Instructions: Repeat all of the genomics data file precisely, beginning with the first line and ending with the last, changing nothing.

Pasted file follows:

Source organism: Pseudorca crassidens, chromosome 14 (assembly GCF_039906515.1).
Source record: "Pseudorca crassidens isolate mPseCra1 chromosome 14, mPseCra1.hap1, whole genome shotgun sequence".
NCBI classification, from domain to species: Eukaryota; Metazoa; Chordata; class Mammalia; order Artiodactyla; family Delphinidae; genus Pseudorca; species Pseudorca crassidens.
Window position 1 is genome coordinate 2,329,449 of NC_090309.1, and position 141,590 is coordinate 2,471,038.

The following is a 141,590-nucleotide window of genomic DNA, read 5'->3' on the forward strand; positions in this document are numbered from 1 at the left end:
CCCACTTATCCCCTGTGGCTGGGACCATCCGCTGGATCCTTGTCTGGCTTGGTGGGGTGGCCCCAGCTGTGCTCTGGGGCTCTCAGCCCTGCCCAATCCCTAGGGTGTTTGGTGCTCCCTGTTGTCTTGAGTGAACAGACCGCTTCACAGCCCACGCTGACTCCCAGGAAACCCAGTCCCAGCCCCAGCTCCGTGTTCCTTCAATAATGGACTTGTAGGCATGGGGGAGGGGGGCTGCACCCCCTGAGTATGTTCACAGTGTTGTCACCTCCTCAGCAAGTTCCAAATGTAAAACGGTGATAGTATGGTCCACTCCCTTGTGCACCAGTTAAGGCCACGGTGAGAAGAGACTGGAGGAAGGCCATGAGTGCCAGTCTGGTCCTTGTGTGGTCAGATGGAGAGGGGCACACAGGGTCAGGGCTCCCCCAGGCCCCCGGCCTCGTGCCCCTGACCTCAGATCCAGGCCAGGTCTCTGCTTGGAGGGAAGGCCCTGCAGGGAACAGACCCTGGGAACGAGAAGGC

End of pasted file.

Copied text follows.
Source organism: Pseudorca crassidens, chromosome 14 (assembly GCF_039906515.1).
Source record: "Pseudorca crassidens isolate mPseCra1 chromosome 14, mPseCra1.hap1, whole genome shotgun sequence".
NCBI classification, from domain to species: Eukaryota; Metazoa; Chordata; class Mammalia; order Artiodactyla; family Delphinidae; genus Pseudorca; species Pseudorca crassidens.
Window position 1 is genome coordinate 2,329,449 of NC_090309.1, and position 141,590 is coordinate 2,471,038.

The following is a 141,590-nucleotide window of genomic DNA, read 5'->3' on the forward strand; positions in this document are numbered from 1 at the left end:
CCCACTTATCCCCTGTGGCTGGGACCATCCGCTGGATCCTTGTCTGGCTTGGTGGGGTGGCCCCAGCTGTGCTCTGGGGCTCTCAGCCCTGCCCAATCCCTAGGGTGTTTGGTGCTCCCTGTTGTCTTGAGTGAACAGACCGCTTCACAGCCCACGCTGACTCCCAGGAAACCCAGTCCCAGCCCCAGCTCCGTGTTCCTTCAATAATGGACTTGTAGGCATGGGGGAGGGGGGCTGCACCCCCTGAGTATGTTCACAGTGTTGTCACCTCCTCAGCAAGTTCCAAATGTAAAACGGTGATAGTATGGTCCACTCCCTTGTGCACCAGTTAAGGCCACGGTGAGAAGAGACTGGAGGAAGGCCATGAGTGCCAGTCTGGTCCTTGTGTGGTCAGATGGAGAGGGGCACACAGGGTCAGGGCTCCCCCAGGCCCCCGGCCTCGTGCCCCTGACCTCAGATCCAGGCCAGGTCTCTGCTTGGAGGGAAGGCCCTGCAGGGAACAGACCCTGGGAACGAGAAGGC